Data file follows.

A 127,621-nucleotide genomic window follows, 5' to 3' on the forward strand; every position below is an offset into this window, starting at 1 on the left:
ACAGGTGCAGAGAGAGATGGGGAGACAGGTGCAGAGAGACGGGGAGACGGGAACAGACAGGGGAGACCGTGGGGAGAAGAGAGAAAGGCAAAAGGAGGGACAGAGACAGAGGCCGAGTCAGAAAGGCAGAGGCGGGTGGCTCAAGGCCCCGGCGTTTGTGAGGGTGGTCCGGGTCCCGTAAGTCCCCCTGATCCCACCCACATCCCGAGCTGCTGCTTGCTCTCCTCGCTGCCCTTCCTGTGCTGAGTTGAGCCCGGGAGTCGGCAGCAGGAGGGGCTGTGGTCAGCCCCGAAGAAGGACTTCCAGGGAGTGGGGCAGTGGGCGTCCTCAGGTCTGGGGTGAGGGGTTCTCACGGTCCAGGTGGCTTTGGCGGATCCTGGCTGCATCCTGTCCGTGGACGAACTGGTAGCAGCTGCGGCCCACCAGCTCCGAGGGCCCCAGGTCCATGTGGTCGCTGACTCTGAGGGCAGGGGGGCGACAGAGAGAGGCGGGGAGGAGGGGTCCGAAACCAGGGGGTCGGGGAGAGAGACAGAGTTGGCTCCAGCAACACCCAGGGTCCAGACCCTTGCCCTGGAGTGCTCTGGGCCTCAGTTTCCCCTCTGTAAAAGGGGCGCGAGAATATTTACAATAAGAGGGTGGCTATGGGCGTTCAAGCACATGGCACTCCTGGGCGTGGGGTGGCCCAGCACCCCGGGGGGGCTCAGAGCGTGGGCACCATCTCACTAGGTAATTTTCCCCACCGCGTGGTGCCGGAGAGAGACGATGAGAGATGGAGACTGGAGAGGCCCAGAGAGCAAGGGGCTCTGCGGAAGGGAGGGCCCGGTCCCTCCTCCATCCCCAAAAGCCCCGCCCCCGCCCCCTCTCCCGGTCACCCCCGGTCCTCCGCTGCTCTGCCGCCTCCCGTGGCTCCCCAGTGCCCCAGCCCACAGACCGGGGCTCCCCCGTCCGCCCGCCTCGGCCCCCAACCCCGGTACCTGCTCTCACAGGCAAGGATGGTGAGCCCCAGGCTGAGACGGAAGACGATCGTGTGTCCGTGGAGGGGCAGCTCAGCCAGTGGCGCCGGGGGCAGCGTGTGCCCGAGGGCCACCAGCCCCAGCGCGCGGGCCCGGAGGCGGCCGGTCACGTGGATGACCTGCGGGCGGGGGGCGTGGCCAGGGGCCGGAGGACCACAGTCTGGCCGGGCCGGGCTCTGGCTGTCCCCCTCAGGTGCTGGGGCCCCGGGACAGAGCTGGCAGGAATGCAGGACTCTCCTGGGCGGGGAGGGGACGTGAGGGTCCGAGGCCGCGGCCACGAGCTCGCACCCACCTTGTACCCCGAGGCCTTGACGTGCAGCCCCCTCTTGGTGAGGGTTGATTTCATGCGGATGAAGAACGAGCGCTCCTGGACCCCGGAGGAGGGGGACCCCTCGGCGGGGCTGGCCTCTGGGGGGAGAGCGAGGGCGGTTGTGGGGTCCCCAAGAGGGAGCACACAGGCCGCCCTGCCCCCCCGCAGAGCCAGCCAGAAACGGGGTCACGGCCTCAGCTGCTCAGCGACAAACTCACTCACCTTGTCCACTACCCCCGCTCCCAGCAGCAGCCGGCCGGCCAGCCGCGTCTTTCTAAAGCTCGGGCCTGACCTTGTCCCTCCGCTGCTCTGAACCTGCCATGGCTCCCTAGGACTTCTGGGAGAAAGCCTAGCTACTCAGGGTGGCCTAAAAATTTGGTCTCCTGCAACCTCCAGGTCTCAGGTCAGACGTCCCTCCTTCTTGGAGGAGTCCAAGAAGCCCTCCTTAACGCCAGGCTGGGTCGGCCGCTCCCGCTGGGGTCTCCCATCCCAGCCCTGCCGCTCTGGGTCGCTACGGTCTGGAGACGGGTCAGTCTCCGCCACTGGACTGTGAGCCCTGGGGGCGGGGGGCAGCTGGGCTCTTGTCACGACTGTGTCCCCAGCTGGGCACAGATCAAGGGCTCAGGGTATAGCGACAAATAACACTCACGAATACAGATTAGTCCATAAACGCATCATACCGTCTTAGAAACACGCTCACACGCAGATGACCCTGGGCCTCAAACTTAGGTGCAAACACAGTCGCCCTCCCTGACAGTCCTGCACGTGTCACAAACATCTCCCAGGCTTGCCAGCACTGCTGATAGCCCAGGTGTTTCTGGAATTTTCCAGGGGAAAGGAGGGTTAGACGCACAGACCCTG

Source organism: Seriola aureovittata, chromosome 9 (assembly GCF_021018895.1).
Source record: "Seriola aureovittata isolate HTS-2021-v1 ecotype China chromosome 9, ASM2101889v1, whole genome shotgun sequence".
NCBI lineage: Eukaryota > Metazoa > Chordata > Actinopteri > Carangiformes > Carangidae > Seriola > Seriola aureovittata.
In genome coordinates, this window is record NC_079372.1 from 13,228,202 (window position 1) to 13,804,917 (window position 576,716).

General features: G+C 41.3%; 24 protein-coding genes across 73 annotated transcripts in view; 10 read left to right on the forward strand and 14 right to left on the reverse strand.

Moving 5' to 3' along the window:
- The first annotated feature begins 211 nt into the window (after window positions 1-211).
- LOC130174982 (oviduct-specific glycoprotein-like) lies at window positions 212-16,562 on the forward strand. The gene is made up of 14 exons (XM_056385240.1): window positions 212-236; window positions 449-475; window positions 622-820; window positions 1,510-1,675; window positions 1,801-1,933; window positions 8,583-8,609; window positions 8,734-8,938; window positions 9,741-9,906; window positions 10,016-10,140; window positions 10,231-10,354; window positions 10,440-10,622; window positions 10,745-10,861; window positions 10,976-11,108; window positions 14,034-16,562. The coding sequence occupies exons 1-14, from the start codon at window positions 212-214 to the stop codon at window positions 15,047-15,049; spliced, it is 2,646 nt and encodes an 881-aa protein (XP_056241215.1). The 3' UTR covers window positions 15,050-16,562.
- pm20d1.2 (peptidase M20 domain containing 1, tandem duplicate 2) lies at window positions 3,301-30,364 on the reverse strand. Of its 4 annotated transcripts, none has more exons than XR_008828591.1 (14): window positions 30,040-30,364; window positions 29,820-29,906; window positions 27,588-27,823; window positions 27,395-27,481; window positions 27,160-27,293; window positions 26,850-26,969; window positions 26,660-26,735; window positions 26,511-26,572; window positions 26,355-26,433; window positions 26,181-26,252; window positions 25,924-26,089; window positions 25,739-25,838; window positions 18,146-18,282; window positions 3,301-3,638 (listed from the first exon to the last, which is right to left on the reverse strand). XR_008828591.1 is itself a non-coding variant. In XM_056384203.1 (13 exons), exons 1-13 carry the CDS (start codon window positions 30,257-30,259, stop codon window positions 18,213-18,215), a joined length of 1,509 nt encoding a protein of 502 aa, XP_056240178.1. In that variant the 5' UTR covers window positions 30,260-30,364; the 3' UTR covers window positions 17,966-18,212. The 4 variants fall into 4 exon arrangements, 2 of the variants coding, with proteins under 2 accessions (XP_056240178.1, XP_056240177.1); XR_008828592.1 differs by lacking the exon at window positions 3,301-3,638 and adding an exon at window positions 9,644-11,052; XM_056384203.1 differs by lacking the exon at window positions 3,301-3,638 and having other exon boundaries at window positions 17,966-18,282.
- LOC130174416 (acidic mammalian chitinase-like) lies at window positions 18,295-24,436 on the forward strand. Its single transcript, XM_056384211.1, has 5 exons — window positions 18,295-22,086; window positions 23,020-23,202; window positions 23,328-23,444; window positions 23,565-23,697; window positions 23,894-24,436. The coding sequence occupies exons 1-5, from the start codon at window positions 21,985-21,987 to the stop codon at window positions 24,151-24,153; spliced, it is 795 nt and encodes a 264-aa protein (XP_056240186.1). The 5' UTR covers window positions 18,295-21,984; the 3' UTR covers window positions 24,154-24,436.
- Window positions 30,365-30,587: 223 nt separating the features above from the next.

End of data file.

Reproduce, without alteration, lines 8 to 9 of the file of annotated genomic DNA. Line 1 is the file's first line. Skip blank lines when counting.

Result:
Moving 5' to 3' along the window:
- The first annotated feature begins 211 nt into the window (after window positions 1-211).